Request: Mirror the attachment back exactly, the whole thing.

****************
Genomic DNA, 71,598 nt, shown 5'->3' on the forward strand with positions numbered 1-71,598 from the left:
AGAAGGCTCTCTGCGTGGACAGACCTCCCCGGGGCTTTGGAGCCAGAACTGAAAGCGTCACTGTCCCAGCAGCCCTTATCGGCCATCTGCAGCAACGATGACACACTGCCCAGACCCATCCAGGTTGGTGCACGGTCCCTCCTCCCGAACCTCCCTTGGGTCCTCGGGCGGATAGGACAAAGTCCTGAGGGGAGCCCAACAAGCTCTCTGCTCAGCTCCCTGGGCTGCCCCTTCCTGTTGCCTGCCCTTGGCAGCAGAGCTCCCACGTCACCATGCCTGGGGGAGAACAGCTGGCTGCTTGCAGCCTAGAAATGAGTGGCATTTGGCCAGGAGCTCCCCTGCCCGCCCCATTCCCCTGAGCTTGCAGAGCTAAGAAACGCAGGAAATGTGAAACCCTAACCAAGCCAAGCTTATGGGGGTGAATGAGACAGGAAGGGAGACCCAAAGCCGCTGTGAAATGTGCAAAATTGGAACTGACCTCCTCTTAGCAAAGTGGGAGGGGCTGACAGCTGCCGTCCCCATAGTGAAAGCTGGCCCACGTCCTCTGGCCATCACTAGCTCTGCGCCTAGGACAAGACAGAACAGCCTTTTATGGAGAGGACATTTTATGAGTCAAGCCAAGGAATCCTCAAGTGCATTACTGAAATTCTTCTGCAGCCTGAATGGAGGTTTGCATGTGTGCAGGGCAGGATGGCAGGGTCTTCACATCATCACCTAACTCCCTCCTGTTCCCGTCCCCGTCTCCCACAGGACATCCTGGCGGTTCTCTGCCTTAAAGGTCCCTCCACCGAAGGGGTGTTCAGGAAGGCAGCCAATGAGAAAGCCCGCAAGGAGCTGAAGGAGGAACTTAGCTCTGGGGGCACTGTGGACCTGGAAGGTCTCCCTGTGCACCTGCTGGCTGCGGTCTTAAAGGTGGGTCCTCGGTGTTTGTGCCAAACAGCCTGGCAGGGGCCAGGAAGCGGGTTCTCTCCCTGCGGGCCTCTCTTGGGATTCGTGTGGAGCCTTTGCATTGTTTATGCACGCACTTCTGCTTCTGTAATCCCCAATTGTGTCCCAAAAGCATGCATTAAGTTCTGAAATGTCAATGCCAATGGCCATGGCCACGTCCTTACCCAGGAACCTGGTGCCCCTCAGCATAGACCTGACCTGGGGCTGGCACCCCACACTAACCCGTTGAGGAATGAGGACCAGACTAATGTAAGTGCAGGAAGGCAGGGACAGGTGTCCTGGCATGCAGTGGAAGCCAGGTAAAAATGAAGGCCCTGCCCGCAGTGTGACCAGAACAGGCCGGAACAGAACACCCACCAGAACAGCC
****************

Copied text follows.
Genomic DNA, 71,598 nt, shown 5'->3' on the forward strand with positions numbered 1-71,598 from the left:
AGAAGGCTCTCTGCGTGGACAGACCTCCCCGGGGCTTTGGAGCCAGAACTGAAAGCGTCACTGTCCCAGCAGCCCTTATCGGCCATCTGCAGCAACGATGACACACTGCCCAGACCCATCCAGGTTGGTGCACGGTCCCTCCTCCCGAACCTCCCTTGGGTCCTCGGGCGGATAGGACAAAGTCCTGAGGGGAGCCCAACAAGCTCTCTGCTCAGCTCCCTGGGCTGCCCCTTCCTGTTGCCTGCCCTTGGCAGCAGAGCTCCCACGTCACCATGCCTGGGGGAGAACAGCTGGCTGCTTGCAGCCTAGAAATGAGTGGCATTTGGCCAGGAGCTCCCCTGCCCGCCCCATTCCCCTGAGCTTGCAGAGCTAAGAAACGCAGGAAATGTGAAACCCTAACCAAGCCAAGCTTATGGGGGTGAATGAGACAGGAAGGGAGACCCAAAGCCGCTGTGAAATGTGCAAAATTGGAACTGACCTCCTCTTAGCAAAGTGGGAGGGGCTGACAGCTGCCGTCCCCATAGTGAAAGCTGGCCCACGTCCTCTGGCCATCACTAGCTCTGCGCCTAGGACAAGACAGAACAGCCTTTTATGGAGAGGACATTTTATGAGTCAAGCCAAGGAATCCTCAAGTGCATTACTGAAATTCTTCTGCAGCCTGAATGGAGGTTTGCATGTGTGCAGGGCAGGATGGCAGGGTCTTCACATCATCACCTAACTCCCTCCTGTTCCCGTCCCCGTCTCCCACAGGACATCCTGGCGGTTCTCTGCCTTAAAGGTCCCTCCACCGAAGGGGTGTTCAGGAAGGCAGCCAATGAGAAAGCCCGCAAGGAGCTGAAGGAGGAACTTAGCTCTGGGGGCACTGTGGACCTGGAAGGTCTCCCTGTGCACCTGCTGGCTGCGGTCTTAAAGGTGGGTCCTCGGTGTTTGTGCCAAACAGCCTGGCAGGGGCCAGGAAGCGGGTTCTCTCCCTGCGGGCCTCTCTTGGGATTCGTGTGGAGCCTTTGCATTGTTTATGCACGCACTTCTGCTTCTGTAATCCCCAATTGTGTCCCAAAAGCATGCATTAAGTTCTGAAATGTCAATGCCAATGGCCATGGCCACGTCCTTACCCAGGAACCTGGTGCCCCTCAGCATAGACCTGACCTGGGGCTGGCACCCCACACTAACCCGTTGAGGAATGAGGACCAGACTAATGTAAGTGCAGGAAGGCAGGGACAGGTGTCCTGGCATGCAGTGGAAGCCAGGTAAAAATGAAGGCCCTGCCCGCAGTGTGACCAGAACAGGCCGGAACAGAACACCCACCAGAACAGCC